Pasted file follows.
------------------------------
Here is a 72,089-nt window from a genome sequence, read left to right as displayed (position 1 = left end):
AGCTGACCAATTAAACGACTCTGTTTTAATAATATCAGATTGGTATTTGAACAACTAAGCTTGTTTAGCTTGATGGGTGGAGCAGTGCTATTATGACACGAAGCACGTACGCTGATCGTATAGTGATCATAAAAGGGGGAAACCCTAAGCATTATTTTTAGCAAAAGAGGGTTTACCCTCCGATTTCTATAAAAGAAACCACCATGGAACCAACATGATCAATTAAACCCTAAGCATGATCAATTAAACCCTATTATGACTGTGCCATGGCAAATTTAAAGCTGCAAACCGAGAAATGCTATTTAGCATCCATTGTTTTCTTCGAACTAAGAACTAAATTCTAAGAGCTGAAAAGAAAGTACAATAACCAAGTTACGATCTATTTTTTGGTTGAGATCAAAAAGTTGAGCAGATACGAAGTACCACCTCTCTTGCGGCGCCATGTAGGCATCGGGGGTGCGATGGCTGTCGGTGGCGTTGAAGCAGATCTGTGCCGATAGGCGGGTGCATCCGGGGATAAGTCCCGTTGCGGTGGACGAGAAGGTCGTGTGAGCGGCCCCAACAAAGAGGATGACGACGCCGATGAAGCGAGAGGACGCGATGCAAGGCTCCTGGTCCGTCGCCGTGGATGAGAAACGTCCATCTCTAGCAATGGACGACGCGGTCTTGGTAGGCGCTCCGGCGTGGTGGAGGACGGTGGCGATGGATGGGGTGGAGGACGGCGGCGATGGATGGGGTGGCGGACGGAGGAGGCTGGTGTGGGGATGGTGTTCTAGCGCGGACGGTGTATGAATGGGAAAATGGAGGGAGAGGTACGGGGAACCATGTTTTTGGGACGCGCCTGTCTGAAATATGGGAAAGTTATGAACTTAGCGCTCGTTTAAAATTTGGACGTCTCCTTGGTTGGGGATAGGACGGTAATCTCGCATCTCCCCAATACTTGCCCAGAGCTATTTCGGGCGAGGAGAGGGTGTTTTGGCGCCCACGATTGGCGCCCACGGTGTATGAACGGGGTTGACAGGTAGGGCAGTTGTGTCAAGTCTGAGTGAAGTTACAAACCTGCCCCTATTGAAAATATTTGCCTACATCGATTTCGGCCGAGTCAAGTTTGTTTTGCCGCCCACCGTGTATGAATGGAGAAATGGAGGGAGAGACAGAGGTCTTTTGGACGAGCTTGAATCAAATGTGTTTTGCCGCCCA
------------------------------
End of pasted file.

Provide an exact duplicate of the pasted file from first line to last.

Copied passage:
Here is a 72,089-nt window from a genome sequence, read left to right as displayed (position 1 = left end):
AGCTGACCAATTAAACGACTCTGTTTTAATAATATCAGATTGGTATTTGAACAACTAAGCTTGTTTAGCTTGATGGGTGGAGCAGTGCTATTATGACACGAAGCACGTACGCTGATCGTATAGTGATCATAAAAGGGGGAAACCCTAAGCATTATTTTTAGCAAAAGAGGGTTTACCCTCCGATTTCTATAAAAGAAACCACCATGGAACCAACATGATCAATTAAACCCTAAGCATGATCAATTAAACCCTATTATGACTGTGCCATGGCAAATTTAAAGCTGCAAACCGAGAAATGCTATTTAGCATCCATTGTTTTCTTCGAACTAAGAACTAAATTCTAAGAGCTGAAAAGAAAGTACAATAACCAAGTTACGATCTATTTTTTGGTTGAGATCAAAAAGTTGAGCAGATACGAAGTACCACCTCTCTTGCGGCGCCATGTAGGCATCGGGGGTGCGATGGCTGTCGGTGGCGTTGAAGCAGATCTGTGCCGATAGGCGGGTGCATCCGGGGATAAGTCCCGTTGCGGTGGACGAGAAGGTCGTGTGAGCGGCCCCAACAAAGAGGATGACGACGCCGATGAAGCGAGAGGACGCGATGCAAGGCTCCTGGTCCGTCGCCGTGGATGAGAAACGTCCATCTCTAGCAATGGACGACGCGGTCTTGGTAGGCGCTCCGGCGTGGTGGAGGACGGTGGCGATGGATGGGGTGGAGGACGGCGGCGATGGATGGGGTGGCGGACGGAGGAGGCTGGTGTGGGGATGGTGTTCTAGCGCGGACGGTGTATGAATGGGAAAATGGAGGGAGAGGTACGGGGAACCATGTTTTTGGGACGCGCCTGTCTGAAATATGGGAAAGTTATGAACTTAGCGCTCGTTTAAAATTTGGACGTCTCCTTGGTTGGGGATAGGACGGTAATCTCGCATCTCCCCAATACTTGCCCAGAGCTATTTCGGGCGAGGAGAGGGTGTTTTGGCGCCCACGATTGGCGCCCACGGTGTATGAACGGGGTTGACAGGTAGGGCAGTTGTGTCAAGTCTGAGTGAAGTTACAAACCTGCCCCTATTGAAAATATTTGCCTACATCGATTTCGGCCGAGTCAAGTTTGTTTTGCCGCCCACCGTGTATGAATGGAGAAATGGAGGGAGAGACAGAGGTCTTTTGGACGAGCTTGAATCAAATGTGTTTTGCCGCCCA